The Carrotbox

Blog > September 2009

Wednesday, September 30, 2009    
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Have you thanked Guatemala today?

You should, because the tiles and wrought-ironwork of Xela, Guatemala are what inspired these beauties by Montana artist Caitie Sellers.


Bonus link:
For a sleeker, more streamlined and slightly more masculine take on architecturally-inspired rings, see Scotland's Lorna Hewitt.

Even more jewellery:

Tuesday, September 29, 2009    
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I was going to post this alongside last week's animal-ear rings but then I remembered: nobody puts neon green in a corner.


If you like loud, lively and lustrous, check out Colombian jeweller Juana Camila Ortiz.


Bonus link:
For more synthetic colour, check out Portuguese jeweller Ines Sobreira and her rings stuffed with silicone.

Even more jewellery:

Monday, September 28, 2009    
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[Oops, forgot to post this morning! Sorry for the delay.]

Bows and axes, hearts and barbed wire... considering its split personality, I declare this collection the Mini Wheats cereal of jewellery (only much cooler and slightly less nutritious than frosted whole wheat). If it's breakfast where you are, have yourself a bowl of New Zealand fashion label Stolen Girlfriends Club.


Bonus link: one more barbed wire ring, this time from a rather unexpected fashion label: Burberry — or maybe that should Burrberry. Available on their non-USA sites for £95.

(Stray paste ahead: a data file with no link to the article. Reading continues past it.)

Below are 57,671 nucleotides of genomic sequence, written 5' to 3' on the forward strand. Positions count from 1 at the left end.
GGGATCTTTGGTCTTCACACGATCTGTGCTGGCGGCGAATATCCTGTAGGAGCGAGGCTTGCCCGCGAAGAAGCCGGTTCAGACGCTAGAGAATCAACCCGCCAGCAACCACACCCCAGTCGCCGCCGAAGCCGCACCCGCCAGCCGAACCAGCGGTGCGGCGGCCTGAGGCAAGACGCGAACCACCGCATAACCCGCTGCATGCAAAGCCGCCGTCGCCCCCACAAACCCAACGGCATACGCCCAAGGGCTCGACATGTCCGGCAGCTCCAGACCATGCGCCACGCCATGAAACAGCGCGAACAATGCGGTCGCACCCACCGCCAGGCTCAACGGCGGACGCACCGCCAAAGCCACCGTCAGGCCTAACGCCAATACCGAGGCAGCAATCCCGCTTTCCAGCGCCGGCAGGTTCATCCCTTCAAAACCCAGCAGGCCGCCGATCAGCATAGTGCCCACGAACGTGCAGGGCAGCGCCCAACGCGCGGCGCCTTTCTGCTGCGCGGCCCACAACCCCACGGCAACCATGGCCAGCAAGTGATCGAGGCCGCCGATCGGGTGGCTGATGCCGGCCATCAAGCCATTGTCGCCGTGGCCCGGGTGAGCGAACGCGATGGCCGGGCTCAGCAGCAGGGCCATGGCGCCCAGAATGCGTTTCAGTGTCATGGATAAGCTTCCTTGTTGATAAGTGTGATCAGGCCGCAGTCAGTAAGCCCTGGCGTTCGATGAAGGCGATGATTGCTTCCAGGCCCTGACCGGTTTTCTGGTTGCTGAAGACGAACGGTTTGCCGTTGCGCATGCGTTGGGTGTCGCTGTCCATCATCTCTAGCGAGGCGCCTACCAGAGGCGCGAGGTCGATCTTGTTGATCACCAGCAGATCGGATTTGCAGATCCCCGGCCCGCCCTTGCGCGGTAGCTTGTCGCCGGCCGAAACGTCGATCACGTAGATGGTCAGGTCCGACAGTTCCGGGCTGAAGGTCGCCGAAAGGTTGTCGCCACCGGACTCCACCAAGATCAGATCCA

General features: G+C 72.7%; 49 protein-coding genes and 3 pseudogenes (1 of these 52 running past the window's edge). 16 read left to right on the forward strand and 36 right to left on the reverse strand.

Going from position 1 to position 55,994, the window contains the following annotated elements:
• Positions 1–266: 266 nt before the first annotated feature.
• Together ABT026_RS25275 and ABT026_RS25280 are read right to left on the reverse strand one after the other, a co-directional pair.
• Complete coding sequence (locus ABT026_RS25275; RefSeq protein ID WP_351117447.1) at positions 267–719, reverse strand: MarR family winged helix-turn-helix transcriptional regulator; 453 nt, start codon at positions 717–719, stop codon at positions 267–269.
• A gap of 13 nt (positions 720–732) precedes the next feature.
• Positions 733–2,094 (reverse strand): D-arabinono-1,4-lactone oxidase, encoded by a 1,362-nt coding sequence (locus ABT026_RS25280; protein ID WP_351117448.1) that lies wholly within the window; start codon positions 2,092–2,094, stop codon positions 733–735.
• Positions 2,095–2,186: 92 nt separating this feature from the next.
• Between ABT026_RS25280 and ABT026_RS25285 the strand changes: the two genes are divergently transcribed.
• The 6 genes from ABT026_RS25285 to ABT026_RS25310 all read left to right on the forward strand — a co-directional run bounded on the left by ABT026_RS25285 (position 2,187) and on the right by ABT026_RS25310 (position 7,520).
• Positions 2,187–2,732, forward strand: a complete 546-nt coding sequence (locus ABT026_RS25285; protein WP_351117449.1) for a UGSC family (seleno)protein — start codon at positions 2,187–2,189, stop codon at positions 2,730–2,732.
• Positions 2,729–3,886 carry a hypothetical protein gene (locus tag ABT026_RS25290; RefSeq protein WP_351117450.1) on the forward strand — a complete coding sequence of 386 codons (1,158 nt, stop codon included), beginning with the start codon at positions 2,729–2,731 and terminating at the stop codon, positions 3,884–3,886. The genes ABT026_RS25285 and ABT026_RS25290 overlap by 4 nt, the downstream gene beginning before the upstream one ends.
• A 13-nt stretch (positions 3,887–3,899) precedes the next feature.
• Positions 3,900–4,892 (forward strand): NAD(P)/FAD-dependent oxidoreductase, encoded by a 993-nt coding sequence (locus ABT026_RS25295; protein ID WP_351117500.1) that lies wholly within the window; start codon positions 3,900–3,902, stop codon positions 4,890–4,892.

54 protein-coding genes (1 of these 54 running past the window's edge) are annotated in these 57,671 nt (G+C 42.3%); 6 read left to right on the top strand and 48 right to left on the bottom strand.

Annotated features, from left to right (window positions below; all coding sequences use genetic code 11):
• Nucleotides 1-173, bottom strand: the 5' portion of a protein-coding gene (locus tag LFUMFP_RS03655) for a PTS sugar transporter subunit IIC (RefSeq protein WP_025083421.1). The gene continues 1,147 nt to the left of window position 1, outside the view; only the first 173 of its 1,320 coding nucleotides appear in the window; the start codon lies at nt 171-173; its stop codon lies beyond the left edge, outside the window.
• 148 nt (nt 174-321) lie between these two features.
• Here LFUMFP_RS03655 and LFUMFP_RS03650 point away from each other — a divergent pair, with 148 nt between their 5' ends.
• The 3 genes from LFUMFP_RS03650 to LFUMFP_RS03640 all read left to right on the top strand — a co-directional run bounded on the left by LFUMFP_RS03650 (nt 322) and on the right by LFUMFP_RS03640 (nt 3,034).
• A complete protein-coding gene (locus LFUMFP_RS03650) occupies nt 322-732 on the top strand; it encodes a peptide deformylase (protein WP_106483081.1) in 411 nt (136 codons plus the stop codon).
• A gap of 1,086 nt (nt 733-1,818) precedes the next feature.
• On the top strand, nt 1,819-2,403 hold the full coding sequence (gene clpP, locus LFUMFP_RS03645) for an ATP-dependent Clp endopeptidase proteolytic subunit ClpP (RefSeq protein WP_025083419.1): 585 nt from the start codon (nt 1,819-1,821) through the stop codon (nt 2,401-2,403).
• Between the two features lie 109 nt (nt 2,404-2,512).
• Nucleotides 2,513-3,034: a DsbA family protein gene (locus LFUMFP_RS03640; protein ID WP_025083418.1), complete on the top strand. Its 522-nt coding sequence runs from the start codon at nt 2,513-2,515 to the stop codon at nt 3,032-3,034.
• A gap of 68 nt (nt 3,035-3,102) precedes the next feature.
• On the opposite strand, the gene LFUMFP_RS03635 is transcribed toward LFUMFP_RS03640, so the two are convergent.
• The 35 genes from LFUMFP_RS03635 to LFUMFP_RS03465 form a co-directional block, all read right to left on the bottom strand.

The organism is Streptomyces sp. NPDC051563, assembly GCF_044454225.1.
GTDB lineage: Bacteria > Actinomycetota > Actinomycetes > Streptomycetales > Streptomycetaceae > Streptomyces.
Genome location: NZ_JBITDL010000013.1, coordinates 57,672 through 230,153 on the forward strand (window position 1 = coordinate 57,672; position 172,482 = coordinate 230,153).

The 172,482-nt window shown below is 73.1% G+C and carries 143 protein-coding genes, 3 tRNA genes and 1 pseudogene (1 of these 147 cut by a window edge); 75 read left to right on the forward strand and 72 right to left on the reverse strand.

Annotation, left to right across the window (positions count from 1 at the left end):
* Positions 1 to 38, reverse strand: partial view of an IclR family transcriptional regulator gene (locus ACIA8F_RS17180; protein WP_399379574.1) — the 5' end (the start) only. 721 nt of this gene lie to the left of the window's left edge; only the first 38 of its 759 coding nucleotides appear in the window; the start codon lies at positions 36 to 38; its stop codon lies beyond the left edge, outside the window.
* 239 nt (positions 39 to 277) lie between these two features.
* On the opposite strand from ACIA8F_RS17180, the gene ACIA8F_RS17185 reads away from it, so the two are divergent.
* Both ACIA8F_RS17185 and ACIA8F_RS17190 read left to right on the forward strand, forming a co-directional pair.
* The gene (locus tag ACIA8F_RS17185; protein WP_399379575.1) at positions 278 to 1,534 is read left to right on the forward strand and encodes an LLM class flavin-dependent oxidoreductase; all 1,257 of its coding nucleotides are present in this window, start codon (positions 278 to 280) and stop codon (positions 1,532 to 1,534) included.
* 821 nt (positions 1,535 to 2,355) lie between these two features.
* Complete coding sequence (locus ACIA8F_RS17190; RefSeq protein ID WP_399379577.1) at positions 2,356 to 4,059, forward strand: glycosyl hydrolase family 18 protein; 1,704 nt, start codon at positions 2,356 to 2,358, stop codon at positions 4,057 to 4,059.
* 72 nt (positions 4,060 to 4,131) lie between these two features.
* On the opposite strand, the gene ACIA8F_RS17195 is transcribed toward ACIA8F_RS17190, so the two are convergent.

Even more jewellery:

Friday, September 25, 2009    
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Bloomin' brilliant: organic rings from the "Hidden in Nature" series by Rhode Island's Cheryl Eve. There's lots of gorgeous stuff from this artist, especially the "Fabric Tension" cuffs, so clickety-click!

Above, one more, from her "Urban Impression/Oceanic Bloom" collection.


Bonus link:
Want an even more organic bloom? Flapper's of Japan preserves real flowers to create lovely accessories for bridal wear or everyday.

Even more jewellery:

Thursday, September 24, 2009    
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Animal ears: what would school plays, Hallowe'en and Hugh Hefner be without them? These silver ear outline rings are by Austria's Katharina Schmid, whose website is just as playful as her jewellery (hint: the navigation is hidden in the stars).


Bonus link: The Great Frog of London (yes, "frog," not "fog") has an extensive array of skull rings, including this "Michael Mouse" who sports perhaps the most famous animal ears of all.

Even more jewellery:

Wednesday, September 23, 2009    
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Do not be lulled by the pony. Ohio metalsmith Lisa M. Johnson offers up a dangerous dose of anvils, bullets and grenades in her collection of metal and porcelain work — enter portfolio with caution.